Amrik Singh, a Ph. D student in Punjabi University in Patiala is hopeful that he will get a decent job after completing his doctorate in Punjabi literature, but a fear consistently haunts him; what will he do if he does not get a job? "I am hopeful that the state government will act on its promise of providing one job to each family. "When asked what will he do if there is no notification regarding the jobs, he said, "What other option do you have? I may end up teaching in a private school. It will fetch Rs 10,000 to Rs 15,000 per month. Not more than that." But this is not the sole problem that people like Amrik face.
In tandem with the national average of 10.5% in 18-25 age group, Punjab is witnessing a meteoric rise in unemployment rate which currently remains at 16%. The situation has only worsened post demonetisation. A study by Azim Premji University suggests that five million people lost their jobs in the aftermath of this economic disaster.
A similar story was shared by Balbir Singh who is preparing for National Eligibility Test (NET) conducted every year by University Grants Commission (UGC). He said that he recently gave interview for a sales executive job at a supermarket retail chain, and is ready to work on a salary as low as Rs 9,000.
He later explained the demoralising effect the rampant joblessness leaves on one’s mind. “When other boys see me, they often ask what I have achieved after spending so many years in the university. It is better to not spend on education and do something else.”
When he was asked how else he could make money, he said that for most youths, the first choice would be trade of drugs.
Another student, who was sitting on a bench in the canteen area, said that only a few can escape this deadly web. “Why do students opt to move out of the country? It is estimated that Rs 25,000 crore go out of the country owing to this migration. Instead of investing lakhs in private universities, they tend to spend more to pursue professional courses in Canada, UK or Australia. You will get some job at least,” he said.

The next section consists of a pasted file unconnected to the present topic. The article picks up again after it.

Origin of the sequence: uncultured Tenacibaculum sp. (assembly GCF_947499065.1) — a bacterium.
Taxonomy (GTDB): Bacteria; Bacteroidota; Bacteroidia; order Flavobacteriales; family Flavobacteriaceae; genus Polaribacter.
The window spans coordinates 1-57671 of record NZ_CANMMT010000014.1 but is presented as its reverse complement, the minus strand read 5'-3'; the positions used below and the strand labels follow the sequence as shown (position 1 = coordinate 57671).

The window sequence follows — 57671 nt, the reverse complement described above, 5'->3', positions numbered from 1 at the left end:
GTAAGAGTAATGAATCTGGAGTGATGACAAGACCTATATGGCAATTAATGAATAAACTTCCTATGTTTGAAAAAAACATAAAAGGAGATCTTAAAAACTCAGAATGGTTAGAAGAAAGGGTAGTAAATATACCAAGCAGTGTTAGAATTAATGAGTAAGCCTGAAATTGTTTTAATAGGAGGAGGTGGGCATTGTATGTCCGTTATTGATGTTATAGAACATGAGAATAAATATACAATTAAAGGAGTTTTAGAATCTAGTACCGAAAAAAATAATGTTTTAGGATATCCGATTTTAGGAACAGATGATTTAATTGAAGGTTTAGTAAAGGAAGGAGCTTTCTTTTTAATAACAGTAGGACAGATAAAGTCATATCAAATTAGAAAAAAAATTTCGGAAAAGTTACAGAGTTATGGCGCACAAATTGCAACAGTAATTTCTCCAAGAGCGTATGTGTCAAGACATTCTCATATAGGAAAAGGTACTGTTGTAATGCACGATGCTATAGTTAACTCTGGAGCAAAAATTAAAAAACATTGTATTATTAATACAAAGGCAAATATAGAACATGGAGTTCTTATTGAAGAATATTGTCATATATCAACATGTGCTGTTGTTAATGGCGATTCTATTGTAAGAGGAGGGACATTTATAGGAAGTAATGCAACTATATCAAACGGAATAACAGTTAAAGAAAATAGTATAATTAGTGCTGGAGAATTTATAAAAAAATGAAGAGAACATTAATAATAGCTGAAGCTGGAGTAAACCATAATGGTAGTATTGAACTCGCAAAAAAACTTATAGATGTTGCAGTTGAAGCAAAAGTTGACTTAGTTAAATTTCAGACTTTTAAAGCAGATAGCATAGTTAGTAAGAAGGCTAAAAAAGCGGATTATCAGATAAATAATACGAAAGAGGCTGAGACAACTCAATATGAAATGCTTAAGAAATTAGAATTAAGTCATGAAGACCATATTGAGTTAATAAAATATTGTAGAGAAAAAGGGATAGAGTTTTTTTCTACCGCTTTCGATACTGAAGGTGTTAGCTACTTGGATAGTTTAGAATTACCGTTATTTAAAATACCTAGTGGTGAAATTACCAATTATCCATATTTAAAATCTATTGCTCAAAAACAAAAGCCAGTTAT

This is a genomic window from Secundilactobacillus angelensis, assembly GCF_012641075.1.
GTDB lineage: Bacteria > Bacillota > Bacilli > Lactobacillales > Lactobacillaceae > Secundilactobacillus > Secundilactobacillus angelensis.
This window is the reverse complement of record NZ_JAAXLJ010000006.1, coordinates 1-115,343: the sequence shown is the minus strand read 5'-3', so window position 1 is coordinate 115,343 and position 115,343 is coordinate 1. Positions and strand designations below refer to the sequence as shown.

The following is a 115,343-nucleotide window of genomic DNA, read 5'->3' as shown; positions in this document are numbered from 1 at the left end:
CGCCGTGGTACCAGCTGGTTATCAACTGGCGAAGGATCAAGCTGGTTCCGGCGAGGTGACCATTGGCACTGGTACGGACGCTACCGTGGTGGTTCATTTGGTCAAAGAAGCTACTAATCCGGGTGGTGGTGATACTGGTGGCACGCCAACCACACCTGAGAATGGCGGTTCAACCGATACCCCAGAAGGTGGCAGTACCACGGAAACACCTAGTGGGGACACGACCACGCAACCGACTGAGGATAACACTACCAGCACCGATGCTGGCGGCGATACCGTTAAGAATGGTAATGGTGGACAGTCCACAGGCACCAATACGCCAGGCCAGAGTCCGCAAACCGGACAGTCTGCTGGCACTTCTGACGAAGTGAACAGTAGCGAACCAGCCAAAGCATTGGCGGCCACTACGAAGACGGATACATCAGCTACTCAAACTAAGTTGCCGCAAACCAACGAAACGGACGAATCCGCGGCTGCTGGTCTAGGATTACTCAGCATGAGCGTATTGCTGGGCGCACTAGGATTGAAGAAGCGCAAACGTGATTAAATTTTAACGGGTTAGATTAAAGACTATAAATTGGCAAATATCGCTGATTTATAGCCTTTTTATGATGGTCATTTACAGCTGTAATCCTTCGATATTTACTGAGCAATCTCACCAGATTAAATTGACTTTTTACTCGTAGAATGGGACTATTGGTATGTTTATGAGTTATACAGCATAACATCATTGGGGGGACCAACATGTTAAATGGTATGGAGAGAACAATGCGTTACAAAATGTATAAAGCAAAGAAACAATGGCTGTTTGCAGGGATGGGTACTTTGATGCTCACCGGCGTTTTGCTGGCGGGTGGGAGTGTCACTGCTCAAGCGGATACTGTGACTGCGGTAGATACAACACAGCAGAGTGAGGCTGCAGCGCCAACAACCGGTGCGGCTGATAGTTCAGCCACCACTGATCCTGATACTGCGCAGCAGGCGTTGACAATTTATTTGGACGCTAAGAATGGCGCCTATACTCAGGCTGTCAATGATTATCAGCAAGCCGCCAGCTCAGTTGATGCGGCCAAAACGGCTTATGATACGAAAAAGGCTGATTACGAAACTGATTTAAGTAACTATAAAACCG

The state that was once hailed as the grain bowl is now a quagmire of unemployment and drug abuse.
Reports suggest that Punjab has been consistently abandoned by a number of industries. The first phase of exodus of industries was witnessed in late eighties following rising India-Pakistan tensions.
“What message do you want to convey when you say our nuclear bombs are not meant for celebrations on Diwali? Industries will only come when there is peace in the state,” said Tript Rajinder Singh Bajwa, Cabinet minister in Punjab government.
However, Raghunath Singh, who is contesting as Communist Party of India (Marxist) candidate from Anandpur Sahib seat argues that it is sheer apathy of Congress and Akali Dal which has landed the state in this situation. “The governments were literally sleeping when industries were moving out of the state. Most industries have moved to Baddi in Solan or Meerut in Uttar Pradesh. If they wish to retain these industries, they cannot escape their duty and invest in its human resources and increase its budgetary allocation,” he said.
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